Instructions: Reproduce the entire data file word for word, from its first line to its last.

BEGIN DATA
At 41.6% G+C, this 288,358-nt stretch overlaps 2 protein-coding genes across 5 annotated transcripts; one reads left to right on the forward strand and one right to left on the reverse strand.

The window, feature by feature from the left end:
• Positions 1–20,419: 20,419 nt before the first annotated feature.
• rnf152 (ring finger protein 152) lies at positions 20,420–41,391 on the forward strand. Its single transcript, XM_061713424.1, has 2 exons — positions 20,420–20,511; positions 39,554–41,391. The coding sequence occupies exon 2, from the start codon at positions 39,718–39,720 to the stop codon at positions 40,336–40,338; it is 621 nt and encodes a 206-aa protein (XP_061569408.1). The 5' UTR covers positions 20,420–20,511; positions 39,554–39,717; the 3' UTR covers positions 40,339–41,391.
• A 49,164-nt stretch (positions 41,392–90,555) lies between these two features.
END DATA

At 41.6% G+C, this 288,358-nt stretch overlaps 2 protein-coding genes across 5 annotated transcripts; one reads left to right on the forward strand and one right to left on the reverse strand.

The window, feature by feature from the left end:
• Positions 1–20,419: 20,419 nt before the first annotated feature.
• rnf152 (ring finger protein 152) lies at positions 20,420–41,391 on the forward strand. Its single transcript, XM_061713424.1, has 2 exons — positions 20,420–20,511; positions 39,554–41,391. The coding sequence occupies exon 2, from the start codon at positions 39,718–39,720 to the stop codon at positions 40,336–40,338; it is 621 nt and encodes a 206-aa protein (XP_061569408.1). The 5' UTR covers positions 20,420–20,511; positions 39,554–39,717; the 3' UTR covers positions 40,339–41,391.
• A 49,164-nt stretch (positions 41,392–90,555) lies between these two features.